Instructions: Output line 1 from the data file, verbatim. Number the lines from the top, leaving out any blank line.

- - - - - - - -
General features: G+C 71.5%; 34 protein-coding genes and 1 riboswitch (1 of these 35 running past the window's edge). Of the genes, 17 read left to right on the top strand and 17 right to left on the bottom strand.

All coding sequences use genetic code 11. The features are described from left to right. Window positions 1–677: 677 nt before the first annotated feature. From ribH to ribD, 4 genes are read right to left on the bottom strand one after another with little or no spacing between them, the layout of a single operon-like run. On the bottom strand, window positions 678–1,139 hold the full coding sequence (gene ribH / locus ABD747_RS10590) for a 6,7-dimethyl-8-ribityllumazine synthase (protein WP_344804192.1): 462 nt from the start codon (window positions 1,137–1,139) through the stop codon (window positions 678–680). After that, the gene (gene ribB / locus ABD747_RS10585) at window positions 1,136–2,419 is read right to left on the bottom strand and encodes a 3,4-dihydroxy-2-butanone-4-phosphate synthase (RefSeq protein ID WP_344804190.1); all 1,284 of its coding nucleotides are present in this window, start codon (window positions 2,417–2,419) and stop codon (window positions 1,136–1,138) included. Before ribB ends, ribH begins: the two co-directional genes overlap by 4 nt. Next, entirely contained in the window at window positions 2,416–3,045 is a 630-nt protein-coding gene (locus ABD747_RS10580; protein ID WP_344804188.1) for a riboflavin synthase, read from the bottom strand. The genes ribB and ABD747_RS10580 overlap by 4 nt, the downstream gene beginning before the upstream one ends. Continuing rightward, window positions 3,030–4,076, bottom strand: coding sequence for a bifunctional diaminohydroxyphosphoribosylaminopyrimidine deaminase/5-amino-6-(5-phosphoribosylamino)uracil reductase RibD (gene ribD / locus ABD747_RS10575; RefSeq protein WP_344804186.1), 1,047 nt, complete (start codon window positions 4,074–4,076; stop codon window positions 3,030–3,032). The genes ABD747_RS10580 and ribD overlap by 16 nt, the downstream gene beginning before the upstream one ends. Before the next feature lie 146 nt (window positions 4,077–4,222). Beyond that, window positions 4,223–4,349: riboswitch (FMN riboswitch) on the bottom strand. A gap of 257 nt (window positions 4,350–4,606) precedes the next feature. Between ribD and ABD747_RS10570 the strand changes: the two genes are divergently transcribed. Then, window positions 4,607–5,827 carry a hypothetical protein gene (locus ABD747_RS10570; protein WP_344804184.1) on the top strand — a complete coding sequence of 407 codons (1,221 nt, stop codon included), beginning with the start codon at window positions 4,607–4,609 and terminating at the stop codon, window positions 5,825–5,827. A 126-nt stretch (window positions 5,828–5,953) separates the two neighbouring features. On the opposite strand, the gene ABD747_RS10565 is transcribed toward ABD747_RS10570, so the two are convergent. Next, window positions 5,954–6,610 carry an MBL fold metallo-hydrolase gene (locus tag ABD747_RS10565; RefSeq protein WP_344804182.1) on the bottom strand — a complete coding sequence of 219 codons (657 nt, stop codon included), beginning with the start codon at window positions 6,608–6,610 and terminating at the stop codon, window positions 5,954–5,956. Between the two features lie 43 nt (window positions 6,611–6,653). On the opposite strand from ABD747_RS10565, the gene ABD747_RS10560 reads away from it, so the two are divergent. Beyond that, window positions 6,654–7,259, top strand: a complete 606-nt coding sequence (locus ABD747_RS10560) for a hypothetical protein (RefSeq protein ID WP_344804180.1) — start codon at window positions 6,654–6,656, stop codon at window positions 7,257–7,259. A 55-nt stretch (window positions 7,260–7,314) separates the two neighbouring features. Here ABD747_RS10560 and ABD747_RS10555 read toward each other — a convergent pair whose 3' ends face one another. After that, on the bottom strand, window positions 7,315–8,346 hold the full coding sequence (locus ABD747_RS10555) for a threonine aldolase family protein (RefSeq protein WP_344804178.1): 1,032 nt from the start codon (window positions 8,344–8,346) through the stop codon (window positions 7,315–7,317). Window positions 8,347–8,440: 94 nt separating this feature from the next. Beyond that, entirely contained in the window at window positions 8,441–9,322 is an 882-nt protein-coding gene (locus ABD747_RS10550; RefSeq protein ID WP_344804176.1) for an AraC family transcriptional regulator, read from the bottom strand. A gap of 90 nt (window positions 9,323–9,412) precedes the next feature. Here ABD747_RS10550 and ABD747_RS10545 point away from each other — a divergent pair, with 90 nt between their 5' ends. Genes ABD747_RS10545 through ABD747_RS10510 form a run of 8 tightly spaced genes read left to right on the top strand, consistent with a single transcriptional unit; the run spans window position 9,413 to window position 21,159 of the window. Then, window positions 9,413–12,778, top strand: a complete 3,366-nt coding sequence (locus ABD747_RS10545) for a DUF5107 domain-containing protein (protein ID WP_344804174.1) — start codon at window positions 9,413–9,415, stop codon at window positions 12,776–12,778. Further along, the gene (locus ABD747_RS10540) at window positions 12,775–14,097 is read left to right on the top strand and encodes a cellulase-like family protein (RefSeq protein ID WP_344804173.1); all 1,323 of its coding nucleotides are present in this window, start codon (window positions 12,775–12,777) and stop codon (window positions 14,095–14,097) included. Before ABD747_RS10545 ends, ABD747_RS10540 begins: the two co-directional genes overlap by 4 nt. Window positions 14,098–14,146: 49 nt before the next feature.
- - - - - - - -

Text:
General features: G+C 71.5%; 34 protein-coding genes and 1 riboswitch (1 of these 35 running past the window's edge). Of the genes, 17 read left to right on the top strand and 17 right to left on the bottom strand.